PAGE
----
Social Security Administration's

Open Government Plan 3.0

Updated: June 1, 2014

Message from the Acting Commissioner

Acting Commissioner of Social Security Carolyn ColvinWelcome to our Open Government Plan 3.0.  This plan reflects our continuing effort to become more transparent to the American public; invite greater public participation in the policies and decisions of our agency; and foster expanded collaboration with the people we serve, advocates, and many government and non-government groups. 

I am proud to lead Social Security’s implementation of President Obama’s Open Government Initiative and to carry out our commitments to improve our operations and services in an open and transparent manner.  In this plan, you will find a summary of achievements from our second Open Government Plan as well as several new efforts, including a flagship initiative to deliver a Message Center for people using our online services.  The centerpiece of this initiative is the suite of services we now offer at my Social Security, where you can securely and conveniently access valuable personalized Social Security information.  We are excited to offer additional options for getting information and completing business with us online.

Our Open Government Plan 3.0 also outlines our efforts to improve services including wounded warrior collaboration, health information technology, and data exchanges.  We encourage you to review the information on our website and on Data.gov and we welcome your thoughts on additional data and information we should make available to the public.

In putting this refreshed plan together, we sought comments from the public, our employees, and advocates.  We appreciate your interest and participation, and welcome your additional insight on ways we can improve our programs and service to you.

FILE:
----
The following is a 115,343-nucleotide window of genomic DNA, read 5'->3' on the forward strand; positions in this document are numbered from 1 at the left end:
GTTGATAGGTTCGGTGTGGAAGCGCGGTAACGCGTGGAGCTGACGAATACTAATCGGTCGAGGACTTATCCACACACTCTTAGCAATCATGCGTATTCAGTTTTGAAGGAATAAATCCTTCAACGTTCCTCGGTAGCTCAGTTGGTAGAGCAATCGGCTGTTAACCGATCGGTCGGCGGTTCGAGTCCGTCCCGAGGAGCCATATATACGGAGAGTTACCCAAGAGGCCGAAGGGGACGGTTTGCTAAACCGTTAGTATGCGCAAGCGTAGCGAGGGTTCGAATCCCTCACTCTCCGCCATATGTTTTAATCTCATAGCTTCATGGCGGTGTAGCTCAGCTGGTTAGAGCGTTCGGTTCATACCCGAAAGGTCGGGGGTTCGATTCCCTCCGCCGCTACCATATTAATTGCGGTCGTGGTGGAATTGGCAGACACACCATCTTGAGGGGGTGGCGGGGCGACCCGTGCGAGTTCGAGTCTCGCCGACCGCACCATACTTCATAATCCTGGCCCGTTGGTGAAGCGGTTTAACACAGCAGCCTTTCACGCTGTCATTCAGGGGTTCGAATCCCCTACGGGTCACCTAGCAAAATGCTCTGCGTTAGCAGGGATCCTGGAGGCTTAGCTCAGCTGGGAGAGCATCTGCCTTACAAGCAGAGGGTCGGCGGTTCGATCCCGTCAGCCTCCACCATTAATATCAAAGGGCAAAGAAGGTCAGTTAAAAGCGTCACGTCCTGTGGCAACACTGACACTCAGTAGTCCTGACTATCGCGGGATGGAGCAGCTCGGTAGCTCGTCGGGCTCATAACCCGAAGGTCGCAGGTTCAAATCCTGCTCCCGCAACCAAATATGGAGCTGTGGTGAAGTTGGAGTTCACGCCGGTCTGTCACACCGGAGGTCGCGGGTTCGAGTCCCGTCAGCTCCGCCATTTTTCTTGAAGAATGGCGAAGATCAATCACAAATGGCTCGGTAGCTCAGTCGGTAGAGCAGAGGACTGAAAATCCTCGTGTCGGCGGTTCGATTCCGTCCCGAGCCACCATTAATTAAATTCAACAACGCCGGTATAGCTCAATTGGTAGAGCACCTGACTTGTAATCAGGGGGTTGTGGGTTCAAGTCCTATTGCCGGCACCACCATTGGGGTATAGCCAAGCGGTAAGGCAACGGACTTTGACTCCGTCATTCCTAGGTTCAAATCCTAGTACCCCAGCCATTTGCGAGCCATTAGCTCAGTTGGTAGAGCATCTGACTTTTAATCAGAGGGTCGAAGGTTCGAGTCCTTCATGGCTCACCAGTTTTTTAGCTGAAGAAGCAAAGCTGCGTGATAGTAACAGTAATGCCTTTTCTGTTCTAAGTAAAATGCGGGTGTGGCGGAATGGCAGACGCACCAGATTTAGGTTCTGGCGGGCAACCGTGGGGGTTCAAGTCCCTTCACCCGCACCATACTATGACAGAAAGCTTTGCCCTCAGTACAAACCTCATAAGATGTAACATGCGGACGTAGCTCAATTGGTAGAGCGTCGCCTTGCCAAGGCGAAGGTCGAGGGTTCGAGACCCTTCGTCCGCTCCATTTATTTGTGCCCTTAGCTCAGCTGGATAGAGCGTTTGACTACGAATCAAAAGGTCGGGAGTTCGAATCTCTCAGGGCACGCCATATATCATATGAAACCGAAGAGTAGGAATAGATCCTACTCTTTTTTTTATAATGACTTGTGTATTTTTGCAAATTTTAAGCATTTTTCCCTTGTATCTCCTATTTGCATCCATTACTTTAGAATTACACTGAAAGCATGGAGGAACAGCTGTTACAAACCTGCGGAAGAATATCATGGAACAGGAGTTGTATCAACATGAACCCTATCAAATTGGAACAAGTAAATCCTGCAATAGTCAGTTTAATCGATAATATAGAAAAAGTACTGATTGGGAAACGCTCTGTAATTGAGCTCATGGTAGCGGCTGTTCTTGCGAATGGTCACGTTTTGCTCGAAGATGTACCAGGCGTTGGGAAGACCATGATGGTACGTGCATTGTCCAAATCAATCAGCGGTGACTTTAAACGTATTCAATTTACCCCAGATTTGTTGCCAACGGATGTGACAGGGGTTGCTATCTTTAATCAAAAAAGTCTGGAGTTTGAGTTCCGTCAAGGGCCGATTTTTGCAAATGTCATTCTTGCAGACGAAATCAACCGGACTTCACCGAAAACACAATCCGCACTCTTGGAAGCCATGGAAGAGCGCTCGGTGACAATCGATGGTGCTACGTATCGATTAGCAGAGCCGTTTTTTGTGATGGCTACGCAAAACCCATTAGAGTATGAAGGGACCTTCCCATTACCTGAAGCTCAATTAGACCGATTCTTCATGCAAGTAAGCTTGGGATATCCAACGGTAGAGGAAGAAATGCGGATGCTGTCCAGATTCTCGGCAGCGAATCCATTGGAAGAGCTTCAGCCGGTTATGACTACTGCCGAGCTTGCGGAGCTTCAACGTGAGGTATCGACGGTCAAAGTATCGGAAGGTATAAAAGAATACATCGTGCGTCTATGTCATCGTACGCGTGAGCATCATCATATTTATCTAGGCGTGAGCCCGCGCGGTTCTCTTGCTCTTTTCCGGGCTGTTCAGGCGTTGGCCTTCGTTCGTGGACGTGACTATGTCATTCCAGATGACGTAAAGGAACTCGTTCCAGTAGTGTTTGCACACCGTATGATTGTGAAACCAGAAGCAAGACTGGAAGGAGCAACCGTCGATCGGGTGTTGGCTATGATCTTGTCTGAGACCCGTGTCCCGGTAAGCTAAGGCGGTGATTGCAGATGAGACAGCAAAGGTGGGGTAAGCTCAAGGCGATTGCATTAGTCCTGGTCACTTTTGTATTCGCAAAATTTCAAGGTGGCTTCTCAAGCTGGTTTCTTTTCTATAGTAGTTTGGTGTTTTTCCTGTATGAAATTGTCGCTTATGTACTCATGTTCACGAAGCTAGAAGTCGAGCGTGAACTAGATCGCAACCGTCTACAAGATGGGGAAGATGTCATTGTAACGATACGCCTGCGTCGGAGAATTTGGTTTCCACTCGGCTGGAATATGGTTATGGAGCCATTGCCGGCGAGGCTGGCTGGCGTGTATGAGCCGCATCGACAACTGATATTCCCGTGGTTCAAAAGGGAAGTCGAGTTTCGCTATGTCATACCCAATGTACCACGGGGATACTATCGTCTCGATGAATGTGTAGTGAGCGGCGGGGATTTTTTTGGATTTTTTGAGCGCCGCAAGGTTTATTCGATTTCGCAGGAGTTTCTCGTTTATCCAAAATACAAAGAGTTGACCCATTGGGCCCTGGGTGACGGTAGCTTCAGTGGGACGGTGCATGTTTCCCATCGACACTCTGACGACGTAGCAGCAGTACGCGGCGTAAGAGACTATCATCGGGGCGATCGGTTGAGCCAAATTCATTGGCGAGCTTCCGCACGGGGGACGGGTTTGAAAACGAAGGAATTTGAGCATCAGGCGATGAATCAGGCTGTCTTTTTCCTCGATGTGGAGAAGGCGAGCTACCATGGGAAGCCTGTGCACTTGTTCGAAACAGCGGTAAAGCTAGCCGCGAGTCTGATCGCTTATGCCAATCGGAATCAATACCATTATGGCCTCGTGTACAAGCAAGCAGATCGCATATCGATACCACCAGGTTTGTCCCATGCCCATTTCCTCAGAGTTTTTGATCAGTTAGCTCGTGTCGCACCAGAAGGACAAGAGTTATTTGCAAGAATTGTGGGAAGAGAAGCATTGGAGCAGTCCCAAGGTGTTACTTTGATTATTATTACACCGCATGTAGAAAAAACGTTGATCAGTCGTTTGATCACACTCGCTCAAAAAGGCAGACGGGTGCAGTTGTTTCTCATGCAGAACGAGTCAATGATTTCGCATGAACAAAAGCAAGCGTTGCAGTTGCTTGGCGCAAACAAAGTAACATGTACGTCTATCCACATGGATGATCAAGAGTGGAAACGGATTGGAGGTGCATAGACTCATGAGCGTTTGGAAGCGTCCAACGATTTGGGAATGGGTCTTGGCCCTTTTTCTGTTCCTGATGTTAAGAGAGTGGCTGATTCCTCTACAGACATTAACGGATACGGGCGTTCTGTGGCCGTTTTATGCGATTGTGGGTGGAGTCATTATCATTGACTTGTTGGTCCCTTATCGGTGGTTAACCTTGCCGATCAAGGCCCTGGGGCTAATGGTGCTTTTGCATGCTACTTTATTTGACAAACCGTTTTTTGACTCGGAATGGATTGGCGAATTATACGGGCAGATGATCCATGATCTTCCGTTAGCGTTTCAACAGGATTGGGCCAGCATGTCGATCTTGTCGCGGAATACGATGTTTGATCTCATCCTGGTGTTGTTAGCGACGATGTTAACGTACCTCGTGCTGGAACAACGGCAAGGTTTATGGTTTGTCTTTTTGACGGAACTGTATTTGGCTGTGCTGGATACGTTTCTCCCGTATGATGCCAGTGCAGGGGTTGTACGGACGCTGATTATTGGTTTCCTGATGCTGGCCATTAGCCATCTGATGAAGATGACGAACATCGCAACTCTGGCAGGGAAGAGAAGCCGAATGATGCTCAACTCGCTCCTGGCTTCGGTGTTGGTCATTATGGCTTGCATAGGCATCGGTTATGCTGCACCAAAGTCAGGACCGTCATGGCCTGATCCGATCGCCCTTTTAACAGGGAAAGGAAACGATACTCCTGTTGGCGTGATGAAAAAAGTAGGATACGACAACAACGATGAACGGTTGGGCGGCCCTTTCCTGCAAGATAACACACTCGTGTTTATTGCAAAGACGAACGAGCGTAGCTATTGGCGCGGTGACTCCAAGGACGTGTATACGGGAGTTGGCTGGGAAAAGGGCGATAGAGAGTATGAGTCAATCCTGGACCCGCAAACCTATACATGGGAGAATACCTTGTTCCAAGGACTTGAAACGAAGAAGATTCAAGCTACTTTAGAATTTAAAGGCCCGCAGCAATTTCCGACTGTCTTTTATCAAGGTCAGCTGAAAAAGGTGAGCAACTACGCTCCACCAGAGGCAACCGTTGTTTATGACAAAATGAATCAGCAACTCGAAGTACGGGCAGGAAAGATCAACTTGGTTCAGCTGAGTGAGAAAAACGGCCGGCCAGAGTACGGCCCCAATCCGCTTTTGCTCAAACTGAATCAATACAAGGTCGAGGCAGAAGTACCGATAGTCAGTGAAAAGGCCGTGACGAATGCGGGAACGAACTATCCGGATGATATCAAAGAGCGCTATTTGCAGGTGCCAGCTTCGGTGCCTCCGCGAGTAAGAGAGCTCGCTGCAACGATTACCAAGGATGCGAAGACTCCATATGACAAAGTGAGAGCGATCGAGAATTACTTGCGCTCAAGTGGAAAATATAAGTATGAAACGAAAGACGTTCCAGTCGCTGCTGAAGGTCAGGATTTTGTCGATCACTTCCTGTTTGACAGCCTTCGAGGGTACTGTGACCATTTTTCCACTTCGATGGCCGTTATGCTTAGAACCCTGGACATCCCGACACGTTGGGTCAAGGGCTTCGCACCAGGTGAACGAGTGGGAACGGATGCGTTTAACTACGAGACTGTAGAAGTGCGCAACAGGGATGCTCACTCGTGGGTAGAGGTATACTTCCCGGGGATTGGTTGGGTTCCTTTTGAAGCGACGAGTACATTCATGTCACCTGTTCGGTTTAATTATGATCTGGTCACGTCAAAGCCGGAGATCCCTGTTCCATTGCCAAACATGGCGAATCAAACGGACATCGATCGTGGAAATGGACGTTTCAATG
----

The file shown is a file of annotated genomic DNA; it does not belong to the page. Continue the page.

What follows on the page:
Please follow our progress on the milestones in our plan at www.socialsecurity.gov/open/plan-progress-2014.html, and share your thoughts and ideas by sending us a message to open.government@ssa.gov.

Thank you.

Carolyn W. Colvin
Acting Commissioner of Social Security

Plan Contents

Subject

Section I: Progress on Open Government Plan 2.0 and Development of Open Government Plan 3.0

Section II: Open Government Goals and Objectives

Section III: Open Government Flagship and Major Initiatives

Appendices

Executive Summary

This plan reflects our commitment to increase transparency, expand participation and collaboration, implement one flagship and three major initiatives, and make open government sustainable at Social Security.   We also report on planned actions and commitments in our second Open Government Plan.  Overall, we have made strong progress toward our open government goals and objectives.

Open Government Memo ScreenshotTransparency: We are committed to sharing information that helps the public understand our programs and hold us accountable for our performance. We release information in a format the public can use. We submit datasets to the Federal Government's document repository at www.data.gov, and we are incorporating feedback on those datasets as we publish additional information. We support the open data initiative, and we are working to build an enterprise data inventory. While we strive to be open and transparent, we must protect the personal information the public entrusts to us. We will ensure that transparency does not put that information at risk.

Participation and Collaboration: We will expand on our long history of public participation and collaboration. Our open government communications activities include potential tools and tactics for both external and internal audiences. We offer opportunities for participation on our open government website at www.socialsecurity.gov/open and report there on ideas we receive and progress we make. We also use our agency Internet site at www.socialsecurity.gov to share information and provide opportunities for participation and collaboration. We will expand the use of social media tools to discuss our programs and services.